The elementary educator group provided “chew” time after “chunked” learning time, and they did this in various ways: pair shares, drawing, application time, and open-ended discussions. One inductee reflection stated, “With open-ended questions, students have a variety of very interesting thoughts, questions, and ideas after Math discourse. It feels valuable to give them this processing time and allows me to see what is sticking with them.”
During our second PDSA cycle, a secondary Humanities teacher wrote that he wanted to improve “the quality and sincerity of the feedback that students give each other in their bi-weekly writer’s workshop,” by thoughtfully incorporating the use of “beautiful exemplars” and the use of a feedback-focused protocol. As he examined the data from three focus students, he found that his students were providing more specific feedback, as well as engaging in authentic revision based on the examples. They told him they appreciated the new protocol, but still found it challenging to process feedback at times. I was encouraged by how much inductees were learning with each PDSA cycle.
Inductees interrogated their identity and curricular decisions through protocols and practices that placed value on caring for and encouraging each individual to grow and learn. Our practice of engaging in conversations about race, intersectional identity, and trust generators fostered a strong sense of psychological and emotional safety that allowed us to employ what I refer to as “loving accountability” when we needed to call each other in, to engage during challenging moments.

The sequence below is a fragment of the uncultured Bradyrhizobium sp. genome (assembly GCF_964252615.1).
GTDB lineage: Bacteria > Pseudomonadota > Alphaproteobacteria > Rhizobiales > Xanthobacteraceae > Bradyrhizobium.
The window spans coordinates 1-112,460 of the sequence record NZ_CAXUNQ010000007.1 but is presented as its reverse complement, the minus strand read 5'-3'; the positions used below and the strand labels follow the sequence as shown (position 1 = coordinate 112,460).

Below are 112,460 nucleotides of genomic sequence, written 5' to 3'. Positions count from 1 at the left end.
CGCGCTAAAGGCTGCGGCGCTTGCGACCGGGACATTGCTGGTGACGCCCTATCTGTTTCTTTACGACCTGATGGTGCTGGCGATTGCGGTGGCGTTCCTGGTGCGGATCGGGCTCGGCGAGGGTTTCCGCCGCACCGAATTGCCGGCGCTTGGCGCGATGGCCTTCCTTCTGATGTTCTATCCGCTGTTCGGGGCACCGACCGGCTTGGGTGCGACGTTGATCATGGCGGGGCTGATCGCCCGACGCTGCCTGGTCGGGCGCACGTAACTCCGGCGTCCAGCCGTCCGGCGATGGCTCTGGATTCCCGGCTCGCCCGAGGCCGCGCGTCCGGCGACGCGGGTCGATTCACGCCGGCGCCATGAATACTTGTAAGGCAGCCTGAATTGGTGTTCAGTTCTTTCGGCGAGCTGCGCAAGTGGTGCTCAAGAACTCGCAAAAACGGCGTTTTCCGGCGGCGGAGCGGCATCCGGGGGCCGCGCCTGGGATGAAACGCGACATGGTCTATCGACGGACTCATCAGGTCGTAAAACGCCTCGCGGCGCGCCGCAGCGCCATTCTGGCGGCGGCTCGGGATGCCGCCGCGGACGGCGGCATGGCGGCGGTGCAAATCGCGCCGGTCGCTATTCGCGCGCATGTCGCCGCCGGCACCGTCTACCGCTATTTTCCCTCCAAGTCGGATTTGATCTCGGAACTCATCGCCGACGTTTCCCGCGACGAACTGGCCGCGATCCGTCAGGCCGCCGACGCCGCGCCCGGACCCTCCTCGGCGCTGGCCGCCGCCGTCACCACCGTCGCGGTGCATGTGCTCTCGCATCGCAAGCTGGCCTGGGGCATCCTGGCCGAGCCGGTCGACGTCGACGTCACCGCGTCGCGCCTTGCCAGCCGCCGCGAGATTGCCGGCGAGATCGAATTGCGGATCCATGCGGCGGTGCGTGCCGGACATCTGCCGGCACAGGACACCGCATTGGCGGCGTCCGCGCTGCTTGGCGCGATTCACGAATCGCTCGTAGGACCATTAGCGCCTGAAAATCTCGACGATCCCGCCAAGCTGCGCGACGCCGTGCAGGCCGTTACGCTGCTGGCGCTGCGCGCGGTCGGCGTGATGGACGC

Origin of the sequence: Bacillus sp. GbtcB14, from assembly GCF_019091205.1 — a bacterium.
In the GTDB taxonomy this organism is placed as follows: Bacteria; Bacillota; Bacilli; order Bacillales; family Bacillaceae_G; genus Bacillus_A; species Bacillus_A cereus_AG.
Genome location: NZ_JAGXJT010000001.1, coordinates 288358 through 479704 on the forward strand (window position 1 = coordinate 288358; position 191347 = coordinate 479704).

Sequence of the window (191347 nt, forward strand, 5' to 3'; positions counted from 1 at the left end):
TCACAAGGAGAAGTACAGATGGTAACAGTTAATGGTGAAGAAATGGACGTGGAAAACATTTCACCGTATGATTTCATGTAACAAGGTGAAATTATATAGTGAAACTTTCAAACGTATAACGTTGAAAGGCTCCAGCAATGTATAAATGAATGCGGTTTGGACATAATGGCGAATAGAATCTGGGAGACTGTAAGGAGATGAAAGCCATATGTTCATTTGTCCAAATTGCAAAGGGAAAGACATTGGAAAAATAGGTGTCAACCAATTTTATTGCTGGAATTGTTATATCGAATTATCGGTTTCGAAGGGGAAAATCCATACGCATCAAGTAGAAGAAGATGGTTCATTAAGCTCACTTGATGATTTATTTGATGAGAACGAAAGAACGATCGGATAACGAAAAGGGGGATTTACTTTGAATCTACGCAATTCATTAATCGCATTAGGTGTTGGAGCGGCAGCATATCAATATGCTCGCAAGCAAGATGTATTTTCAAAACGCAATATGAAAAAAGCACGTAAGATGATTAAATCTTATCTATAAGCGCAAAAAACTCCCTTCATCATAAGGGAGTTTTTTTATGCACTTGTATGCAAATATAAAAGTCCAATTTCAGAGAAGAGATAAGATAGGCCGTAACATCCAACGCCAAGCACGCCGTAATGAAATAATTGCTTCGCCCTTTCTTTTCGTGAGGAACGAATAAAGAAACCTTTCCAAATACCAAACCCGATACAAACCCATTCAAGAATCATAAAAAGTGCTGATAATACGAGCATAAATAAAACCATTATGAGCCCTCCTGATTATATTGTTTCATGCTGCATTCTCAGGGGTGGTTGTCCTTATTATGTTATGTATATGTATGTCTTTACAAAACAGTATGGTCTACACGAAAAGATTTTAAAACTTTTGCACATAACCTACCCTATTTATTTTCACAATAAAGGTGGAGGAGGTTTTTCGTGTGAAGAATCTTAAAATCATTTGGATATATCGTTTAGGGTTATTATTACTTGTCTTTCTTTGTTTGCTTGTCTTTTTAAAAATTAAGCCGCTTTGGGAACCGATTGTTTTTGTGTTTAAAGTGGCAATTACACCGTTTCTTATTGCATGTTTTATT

In our first week together, we developed a “problem statement” that would define the focus for our work in the coming year. One inductee noticed that the way their group had phrased their problem statement—“Too few students are carrying the cognitive load in the classroom”—placed the onus of change and the blame on the students rather than placing the change practice on the teacher. The group worked together to revise the problem statement so that the teacher became the unit of change: “Teachers are providing too few opportunities for culturally and linguistically diverse students to carry the cognitive load effectively.” At another point during the year, when a couple of induction candidates felt like they did not know enough to begin the PDSA cycle, we discussed how we often fail to try things in education because we are waiting to know enough, waiting to feel like experts, when in reality, continuous improvement is an opportunity for us to learn and improve by doing. I felt comfortable reminding inductees that the goal is not to learn first and then practice improvement; the goal is to practice improvement so we can learn.
When I think about this group now, what stands out most vividly are the various ways that inductees implemented change ideas and created a set of change packages that are available to other educators striving to facilitate learning experiences in which culturally and linguistically diverse students have more opportunities to carry the cognitive load in class, and improve their ability to do so.
Upon evaluating the change packages, there was a notable difference in the depth and breadth of ideas in comparison to the previous year. After reviewing the post-induction evaluation, participants reported a strong sense of belonging, as well as an increased understanding in both continuous improvement and culturally responsive pedagogy. My decision to expand the course so that I could build relationships with my students resulted in authentic improvement for equity by design.